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Muta Marriage under Muslim Law in India


Muta Marriage
Muta Marriage

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Muta Marriage 


In Shia law, there are two types of marriages: permanent and temporary (muta). The key difference is that in permanent marriage, the term is not specified, while in temporary marriage, it is.



A Shia male can enter into a muta marriage with a Kitabia woman (Muslim, Christian, or Jewish), or even with a fire-worshipper, but not with a woman of any other religion. However, a Shia woman cannot contract a muta marriage with a non-Muslim. Sunni law does not recognize muta marriage.



In a muta marriage, all the formalities of marriage must be observed, including offer and acceptance. It's crucial that the period of cohabitation and some dower are specified, or the marriage will be void. If the period is not specified, it's considered a permanent union, regardless of what the parties call it. 



In the case of Shobrat Singh v. Jafri Bibi, the court presumed a muta marriage based on cohabitation, leading to legitimate children. There's no minimum duration for a muta marriage, and the limit of four wives in regular marriages doesn't apply. The husband isn't obligated to provide residence to the muta wife.



Key aspects of muta marriage include:


- No mutual inheritance rights between spouses, but children are considered legitimate.


- Wife isn't entitled to maintenance unless specified, but she's entitled to maintenance under the Cr.P.C.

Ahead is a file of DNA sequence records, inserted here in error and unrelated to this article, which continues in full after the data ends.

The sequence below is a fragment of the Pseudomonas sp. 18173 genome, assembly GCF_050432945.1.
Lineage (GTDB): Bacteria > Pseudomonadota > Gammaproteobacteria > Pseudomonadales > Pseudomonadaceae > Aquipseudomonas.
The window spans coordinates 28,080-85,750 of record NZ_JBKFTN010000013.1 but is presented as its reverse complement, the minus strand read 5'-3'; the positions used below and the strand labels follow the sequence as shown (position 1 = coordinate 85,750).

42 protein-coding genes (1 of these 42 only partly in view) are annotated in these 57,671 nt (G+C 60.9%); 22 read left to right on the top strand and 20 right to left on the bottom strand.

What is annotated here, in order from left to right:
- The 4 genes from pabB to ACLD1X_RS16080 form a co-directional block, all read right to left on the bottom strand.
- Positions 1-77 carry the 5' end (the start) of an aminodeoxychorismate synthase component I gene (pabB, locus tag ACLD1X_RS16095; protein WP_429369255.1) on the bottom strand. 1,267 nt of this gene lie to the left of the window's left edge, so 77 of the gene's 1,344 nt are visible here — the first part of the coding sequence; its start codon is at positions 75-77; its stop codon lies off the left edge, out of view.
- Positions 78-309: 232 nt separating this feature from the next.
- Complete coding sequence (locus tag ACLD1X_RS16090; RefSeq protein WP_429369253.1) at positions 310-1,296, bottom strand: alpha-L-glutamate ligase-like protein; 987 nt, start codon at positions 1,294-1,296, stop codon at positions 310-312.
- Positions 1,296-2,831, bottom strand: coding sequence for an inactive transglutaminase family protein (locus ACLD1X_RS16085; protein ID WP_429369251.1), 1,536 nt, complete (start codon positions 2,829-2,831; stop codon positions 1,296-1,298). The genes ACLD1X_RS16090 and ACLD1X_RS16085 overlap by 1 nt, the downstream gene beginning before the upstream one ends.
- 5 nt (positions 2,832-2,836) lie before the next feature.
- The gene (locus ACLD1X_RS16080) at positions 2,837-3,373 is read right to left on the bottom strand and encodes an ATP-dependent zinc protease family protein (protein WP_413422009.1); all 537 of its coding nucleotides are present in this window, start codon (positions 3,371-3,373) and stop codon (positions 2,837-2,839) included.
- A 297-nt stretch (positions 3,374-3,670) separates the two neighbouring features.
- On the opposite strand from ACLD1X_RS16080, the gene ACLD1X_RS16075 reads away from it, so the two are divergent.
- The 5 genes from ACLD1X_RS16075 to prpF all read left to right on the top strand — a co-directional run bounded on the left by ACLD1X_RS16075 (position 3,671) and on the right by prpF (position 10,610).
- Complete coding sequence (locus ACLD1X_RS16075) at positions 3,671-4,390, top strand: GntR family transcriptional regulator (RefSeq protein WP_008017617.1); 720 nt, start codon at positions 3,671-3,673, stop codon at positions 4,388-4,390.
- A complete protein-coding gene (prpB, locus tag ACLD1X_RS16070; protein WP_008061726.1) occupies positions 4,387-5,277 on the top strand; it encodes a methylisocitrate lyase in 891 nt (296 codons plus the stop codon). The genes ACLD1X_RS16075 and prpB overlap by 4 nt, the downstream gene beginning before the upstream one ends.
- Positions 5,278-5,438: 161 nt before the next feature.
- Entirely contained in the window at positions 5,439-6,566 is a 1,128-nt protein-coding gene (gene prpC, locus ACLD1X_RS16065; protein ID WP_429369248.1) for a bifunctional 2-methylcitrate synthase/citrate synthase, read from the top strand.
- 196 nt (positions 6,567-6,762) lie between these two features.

- If unconsummated, wife gets half the dower; if consummated, full dower.


- Iddat of three courses is required after consummation.


- Husband can refuse procreation and isn't obligated to provide residence.


- Marriage ends on term expiry, mutual consent, or death of either party. Husband can't divorce but can terminate early by gifting the term, entitling the wife to full dower. If the wife leaves before term expiry, the husband can deduct the proportionate part of the dower.

 
 

Distinction Between Muta and Nikah  


Muta:

- Temporary marriage for a fixed period, often called "Marriage for pleasure."


- Recognized only by Shia Ithna Ashari school.


- Divorce not recognized; contract terminates on expiry unless extended.


- Dower must be specified; unconsummated muta entitles wife to half dower.


- Wife not entitled to maintenance unless specified, but entitled under Cr.P.C.


- No mutual inheritance rights; children considered legitimate.


- No limit to the number of wives.



Nikah:

- Permanent marriage recognized for socio-religious purposes.


- Recognized by both Shia and Sunni.


- Divorce recognized with formalities required.


- Dower not required to be specified; implied dower accepted.


- Wife entitled to maintenance.


- Mutual inheritance rights; children legitimate.


- Limited to four wives.

Distinction between Sunni and Shia Law of Marriage 


Sunni Law:

- Presence of witnesses necessary; absence makes marriage irregular.


- Proposal and acceptance can be informal.


- Marriage under compulsion or without intention valid with suitable dower to an equal man.


- Marriage with a Jewess or Christian valid, but irregular with idolatress.


- Marriage with wife’s aunt or niece irregular.


- Prohibition by affinity from marriage or illicit intercourse.


- No restriction on marriage duration.


- Plurality and unlawful conjunction prohibition during Iddat.


- Marriage during pilgrimage to Mecca valid.


- Period of Iddat varies based on menstruation status.

 
 

Shia Law:

- Witnesses not necessary.


- Proposal and acceptance must use terms of Nikah.


- Marriage under compulsion or without intention void.


- Prohibition against marrying non-Muslims.


- Marriage with wife’s aunt possible with wife's permission.


- Illicit intercourse before marriage creates prohibition.


- Muta marriage recognized.


- Prohibition during Iddat only for revocable divorce.


- Marriage during pilgrimage prohibited.


- Iddat period differs from Sunni law, with exceptions.



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